Part 4b – The Asset Valuation Approach of Valuing a Business for Sale
In Part 4b of our series “The Components of a Business Purchase and Sale from the Buyer’s and Seller’s Perspective” we will look at the Asset Valuation approach as the first of three valuation methods for buying a business to be reviewed in this blog series.
The common theme we have discussed throughout the series is that old adage “What’s good for the goose, is good for the gander” is often not true when discussing the purchase and sale of a business, but rather when buying and selling a business a more accurate adage is “What’s good for the buyer is often bad for the seller… and vice versa”.
Once the question, “What is being sold (stock sale or asset sale)?” is answered, as discussed in our previous blogs, the next question that buyer and seller will need to answer is “How much will you pay?” As with most business matters there is not a clear cut “right” answer and the valuation method and amount can vary greatly depending on a) stock sale vs. asset sale, b) who is determining the valuation (buyer or seller) and c) the valuation method being utilized.
The Asset Valuation approach, on its face, appears to be a straight forward “balance sheet” approach of calculating value by taking any assets being purchased, subtracting out any liabilities being assumed and the difference give you the value of the business. As with most other aspects of a business sale, the challenge lies in the details. If the sale is an asset sale and the only assets being purchased are physical tangible assets with set or easily determinable values, (i.e. vehicles, commonly used machinery and tools, commercial real estate, and even accounts receivables with no discounting) then determining the value using an Asset Valuation approach is straight forward and is often mutually fair to buyer and seller. The problem, of course, is that a business purchase solely consisting of an asset purchase where all of the assets are physical tangible assets with set or easily determinable values is rare. Often times, business sales include a portion of these types of assets, but also can include intangible assets, such as a trademark, social media presence and following, goodwill, interest in a leasehold, and even common law rights to the business’ tradename and logos. A business possessing these intangible assets is much more difficult to value using a straight Asset Valuation approach and it is not uncommon for the buyer and seller to have wildly different ideas on what these intangibles are worth.
Ultimately the buyer and seller will need to come to some agreement as to what is actually being purchased, not in the sense of a list of assets being purchased, but the true “spirit” of the transaction. As an example, Bob wants to buy Sal’s Ice Cream Shop, a shop that has been in the community for the last 30 years. Sal agrees to sell to Bob. What is it that Bob truly desires to purchase? Is it the turnkey business that Sal has established? Does Bob plan to keep everything the same, including the name and to continue operating the business as if Sal never left? In that case, it is likely that Sal would seek and Bob would be willing to pay a higher value for the intangible assets that Sal’s Ice Cream Shop possesses, such as the name recognition of “Sal’s Ice Cream Shop”, a loyal customer base, and a solid history/reputation in the community. If Bob’s plan for purchasing Sal’s business is to take the equipment and move it over to Bob’s existing ice cream store across town, or to stay at Sal’s current location, keep the equipment in place, but completely change the store design, the store name, and even the products sold, then Bob would likely want to value this purchase using a straight Asset Valuation approach, wherein Bob is giving value for the physical tangible assets (equipment) and little to no value for the intangibles such as trade name, reputation, goodwill. These intangibles would have little if any value to Bob, as he plans on ending Sal’s Ice Cream Shop and all of the goodwill, customer loyalty, and history in the community that comes with it, and opening up a brand new store.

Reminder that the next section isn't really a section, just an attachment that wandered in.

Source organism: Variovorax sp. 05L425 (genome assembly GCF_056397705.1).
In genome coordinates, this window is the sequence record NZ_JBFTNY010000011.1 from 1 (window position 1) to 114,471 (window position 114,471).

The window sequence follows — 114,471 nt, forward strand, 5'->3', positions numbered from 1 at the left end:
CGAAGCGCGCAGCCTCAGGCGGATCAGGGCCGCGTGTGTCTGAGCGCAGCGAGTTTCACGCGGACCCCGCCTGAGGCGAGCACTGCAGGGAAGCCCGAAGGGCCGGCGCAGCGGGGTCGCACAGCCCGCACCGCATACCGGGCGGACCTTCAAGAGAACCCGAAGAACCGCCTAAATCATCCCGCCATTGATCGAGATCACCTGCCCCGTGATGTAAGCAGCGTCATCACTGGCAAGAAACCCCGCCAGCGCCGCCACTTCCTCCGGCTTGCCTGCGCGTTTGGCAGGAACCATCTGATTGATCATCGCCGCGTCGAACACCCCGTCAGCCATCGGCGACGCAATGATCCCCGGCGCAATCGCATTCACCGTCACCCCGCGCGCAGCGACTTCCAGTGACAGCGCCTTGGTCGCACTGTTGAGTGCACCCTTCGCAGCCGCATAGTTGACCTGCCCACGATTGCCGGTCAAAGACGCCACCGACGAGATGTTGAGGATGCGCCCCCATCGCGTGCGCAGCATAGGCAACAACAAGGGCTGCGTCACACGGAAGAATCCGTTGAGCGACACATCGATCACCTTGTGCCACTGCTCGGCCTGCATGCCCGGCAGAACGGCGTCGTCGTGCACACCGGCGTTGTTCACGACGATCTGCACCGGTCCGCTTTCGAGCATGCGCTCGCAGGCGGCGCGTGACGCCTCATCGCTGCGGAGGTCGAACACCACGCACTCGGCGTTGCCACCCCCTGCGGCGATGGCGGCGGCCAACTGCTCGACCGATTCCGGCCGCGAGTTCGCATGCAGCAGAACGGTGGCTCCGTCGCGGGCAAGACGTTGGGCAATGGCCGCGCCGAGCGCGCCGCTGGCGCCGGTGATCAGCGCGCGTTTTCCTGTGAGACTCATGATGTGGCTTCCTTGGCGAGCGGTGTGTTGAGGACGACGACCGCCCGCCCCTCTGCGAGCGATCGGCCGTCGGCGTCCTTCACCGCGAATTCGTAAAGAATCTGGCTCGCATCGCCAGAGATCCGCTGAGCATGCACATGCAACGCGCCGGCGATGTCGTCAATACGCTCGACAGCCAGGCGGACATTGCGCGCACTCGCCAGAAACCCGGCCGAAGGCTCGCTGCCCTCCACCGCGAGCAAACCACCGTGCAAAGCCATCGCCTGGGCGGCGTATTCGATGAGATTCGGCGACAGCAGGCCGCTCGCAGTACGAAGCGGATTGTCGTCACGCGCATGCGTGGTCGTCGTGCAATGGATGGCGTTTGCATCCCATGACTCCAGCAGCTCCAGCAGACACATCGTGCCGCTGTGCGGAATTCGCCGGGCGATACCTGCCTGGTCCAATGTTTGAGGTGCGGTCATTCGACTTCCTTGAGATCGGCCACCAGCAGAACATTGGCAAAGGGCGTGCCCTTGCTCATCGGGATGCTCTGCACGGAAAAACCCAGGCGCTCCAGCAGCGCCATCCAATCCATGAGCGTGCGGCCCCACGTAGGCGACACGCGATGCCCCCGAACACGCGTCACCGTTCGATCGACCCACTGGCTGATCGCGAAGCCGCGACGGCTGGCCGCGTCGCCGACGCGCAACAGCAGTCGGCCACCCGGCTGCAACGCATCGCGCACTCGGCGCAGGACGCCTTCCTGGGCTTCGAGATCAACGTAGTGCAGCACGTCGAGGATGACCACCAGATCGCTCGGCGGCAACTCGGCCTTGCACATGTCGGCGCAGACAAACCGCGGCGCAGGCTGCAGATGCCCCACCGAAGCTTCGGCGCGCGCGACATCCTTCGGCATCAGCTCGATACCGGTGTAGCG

At the end of the day, determining if the Asset Value approach is the best method to value the business being sold, will ultimately require a meeting of the minds of the buyer and seller based on their respective positions. Fortunately if a straight Asset Value approach is not the best method of valuing a business sale, there are other methods of determining value that may be more applicable depending on the transaction at hand, including the Income approach and Market approach or even a hybrid of two or all three of these methods which will be discussed in future blogs.
Because of the variables at a play with something as seemingly simple as determining a sales price, buying or selling a business, even something straight forward as an ice cream shop can be more complicated than originally suspected. For this reason, it is critical that anyone considering buyer or selling a business obtains experienced and qualified legal counsel. The Strong Firm has assisted hundreds of buyers and sellers alike not only in figuring out the best valuation method, but we have also assisted those same buyers and sellers in all of the other steps involved in buying or selling a business and we would be glad to do the same for you.
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